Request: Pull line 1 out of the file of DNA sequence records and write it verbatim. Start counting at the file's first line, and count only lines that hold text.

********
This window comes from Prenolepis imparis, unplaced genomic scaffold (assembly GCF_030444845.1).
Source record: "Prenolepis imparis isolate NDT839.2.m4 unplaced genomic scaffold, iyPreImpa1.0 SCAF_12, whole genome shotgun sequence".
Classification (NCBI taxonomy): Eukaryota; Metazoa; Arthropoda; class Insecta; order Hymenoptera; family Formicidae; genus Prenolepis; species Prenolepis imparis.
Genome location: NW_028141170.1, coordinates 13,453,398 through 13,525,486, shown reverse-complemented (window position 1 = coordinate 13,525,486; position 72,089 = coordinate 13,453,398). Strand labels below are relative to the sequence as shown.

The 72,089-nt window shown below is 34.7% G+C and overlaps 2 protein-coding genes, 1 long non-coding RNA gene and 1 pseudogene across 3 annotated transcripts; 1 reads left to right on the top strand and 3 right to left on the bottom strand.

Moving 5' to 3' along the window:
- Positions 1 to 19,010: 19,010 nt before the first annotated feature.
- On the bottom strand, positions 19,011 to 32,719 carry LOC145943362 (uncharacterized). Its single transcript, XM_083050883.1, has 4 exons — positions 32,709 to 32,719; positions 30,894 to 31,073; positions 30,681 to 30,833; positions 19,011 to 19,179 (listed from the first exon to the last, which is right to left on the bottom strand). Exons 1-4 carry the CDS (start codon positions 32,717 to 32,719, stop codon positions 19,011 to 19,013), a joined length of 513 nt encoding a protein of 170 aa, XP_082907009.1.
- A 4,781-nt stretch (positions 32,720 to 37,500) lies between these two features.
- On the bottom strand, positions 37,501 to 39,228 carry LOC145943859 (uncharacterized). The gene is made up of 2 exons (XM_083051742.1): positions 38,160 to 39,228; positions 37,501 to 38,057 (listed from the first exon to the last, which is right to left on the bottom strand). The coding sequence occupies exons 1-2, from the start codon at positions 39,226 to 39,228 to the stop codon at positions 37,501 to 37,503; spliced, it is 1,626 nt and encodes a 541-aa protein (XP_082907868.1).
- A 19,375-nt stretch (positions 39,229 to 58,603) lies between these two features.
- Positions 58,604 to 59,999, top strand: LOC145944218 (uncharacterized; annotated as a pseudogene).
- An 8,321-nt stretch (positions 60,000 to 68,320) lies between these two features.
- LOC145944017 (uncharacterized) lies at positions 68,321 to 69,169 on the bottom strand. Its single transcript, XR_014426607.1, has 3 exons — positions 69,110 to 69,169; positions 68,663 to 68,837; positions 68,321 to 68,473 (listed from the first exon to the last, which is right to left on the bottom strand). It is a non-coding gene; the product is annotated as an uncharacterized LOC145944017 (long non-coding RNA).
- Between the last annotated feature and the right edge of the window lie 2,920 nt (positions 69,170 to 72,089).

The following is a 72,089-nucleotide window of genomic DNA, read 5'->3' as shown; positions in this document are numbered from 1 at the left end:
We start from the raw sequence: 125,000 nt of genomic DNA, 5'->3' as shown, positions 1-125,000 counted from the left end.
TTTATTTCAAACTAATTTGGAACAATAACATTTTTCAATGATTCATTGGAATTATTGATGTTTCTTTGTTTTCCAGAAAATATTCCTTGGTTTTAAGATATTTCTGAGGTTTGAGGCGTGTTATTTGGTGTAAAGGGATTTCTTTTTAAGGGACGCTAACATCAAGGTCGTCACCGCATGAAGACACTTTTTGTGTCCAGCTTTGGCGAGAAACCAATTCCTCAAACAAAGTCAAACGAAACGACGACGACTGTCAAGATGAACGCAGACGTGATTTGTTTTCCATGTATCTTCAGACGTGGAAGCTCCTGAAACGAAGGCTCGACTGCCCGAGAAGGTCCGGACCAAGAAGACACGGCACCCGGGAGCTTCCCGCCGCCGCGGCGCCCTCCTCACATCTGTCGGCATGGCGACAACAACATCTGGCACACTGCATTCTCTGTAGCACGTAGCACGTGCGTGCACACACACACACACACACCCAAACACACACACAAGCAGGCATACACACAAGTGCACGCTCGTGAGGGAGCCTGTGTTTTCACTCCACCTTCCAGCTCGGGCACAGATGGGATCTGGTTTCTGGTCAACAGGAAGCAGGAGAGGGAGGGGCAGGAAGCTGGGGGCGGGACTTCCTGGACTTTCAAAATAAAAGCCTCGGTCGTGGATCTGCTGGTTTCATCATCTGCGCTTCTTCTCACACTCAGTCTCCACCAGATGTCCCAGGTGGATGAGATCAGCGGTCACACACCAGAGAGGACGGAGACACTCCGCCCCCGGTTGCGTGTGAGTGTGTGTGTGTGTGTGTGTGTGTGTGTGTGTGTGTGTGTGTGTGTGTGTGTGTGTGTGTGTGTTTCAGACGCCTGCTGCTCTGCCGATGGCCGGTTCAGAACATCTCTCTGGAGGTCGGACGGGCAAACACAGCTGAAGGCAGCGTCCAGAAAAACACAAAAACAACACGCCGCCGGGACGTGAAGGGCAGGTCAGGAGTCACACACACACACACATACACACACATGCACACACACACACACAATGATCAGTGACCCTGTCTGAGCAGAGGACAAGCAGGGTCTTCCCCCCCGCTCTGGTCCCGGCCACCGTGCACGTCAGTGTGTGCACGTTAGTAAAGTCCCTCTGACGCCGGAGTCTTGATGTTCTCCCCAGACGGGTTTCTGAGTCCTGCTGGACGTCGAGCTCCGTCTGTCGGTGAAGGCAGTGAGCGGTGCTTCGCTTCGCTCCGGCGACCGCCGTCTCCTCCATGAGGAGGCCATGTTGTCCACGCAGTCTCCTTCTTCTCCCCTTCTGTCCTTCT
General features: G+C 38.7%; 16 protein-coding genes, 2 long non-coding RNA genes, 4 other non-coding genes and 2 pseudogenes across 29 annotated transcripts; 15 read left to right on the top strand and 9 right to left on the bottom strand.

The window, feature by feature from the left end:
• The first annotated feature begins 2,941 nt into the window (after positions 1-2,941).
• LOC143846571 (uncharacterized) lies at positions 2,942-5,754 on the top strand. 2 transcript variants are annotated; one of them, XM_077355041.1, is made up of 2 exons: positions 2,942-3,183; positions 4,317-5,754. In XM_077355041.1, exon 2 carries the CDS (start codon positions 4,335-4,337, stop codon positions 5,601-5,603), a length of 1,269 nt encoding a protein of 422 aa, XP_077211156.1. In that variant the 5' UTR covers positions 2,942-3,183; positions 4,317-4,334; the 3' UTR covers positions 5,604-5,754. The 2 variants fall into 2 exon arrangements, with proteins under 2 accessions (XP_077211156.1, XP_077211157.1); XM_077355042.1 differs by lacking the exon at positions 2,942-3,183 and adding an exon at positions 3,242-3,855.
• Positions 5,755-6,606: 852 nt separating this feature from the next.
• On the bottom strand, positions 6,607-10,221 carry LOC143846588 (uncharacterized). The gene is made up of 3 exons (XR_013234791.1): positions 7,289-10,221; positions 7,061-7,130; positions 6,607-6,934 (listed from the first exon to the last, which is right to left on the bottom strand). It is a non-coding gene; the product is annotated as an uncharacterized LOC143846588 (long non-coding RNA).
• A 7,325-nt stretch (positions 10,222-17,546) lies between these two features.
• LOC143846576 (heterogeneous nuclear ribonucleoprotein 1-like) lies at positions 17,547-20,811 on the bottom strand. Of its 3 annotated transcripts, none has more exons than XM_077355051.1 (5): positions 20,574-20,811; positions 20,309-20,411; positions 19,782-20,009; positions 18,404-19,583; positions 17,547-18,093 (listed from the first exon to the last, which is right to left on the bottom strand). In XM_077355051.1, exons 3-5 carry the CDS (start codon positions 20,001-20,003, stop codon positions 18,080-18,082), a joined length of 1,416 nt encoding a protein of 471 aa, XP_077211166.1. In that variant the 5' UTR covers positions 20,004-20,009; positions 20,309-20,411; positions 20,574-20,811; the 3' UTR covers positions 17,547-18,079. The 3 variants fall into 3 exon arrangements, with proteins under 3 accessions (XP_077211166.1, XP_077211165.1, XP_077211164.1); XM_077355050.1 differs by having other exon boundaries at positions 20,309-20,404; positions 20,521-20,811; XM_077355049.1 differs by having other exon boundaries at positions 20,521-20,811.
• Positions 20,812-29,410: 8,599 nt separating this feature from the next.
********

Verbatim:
This window comes from Prenolepis imparis, unplaced genomic scaffold (assembly GCF_030444845.1).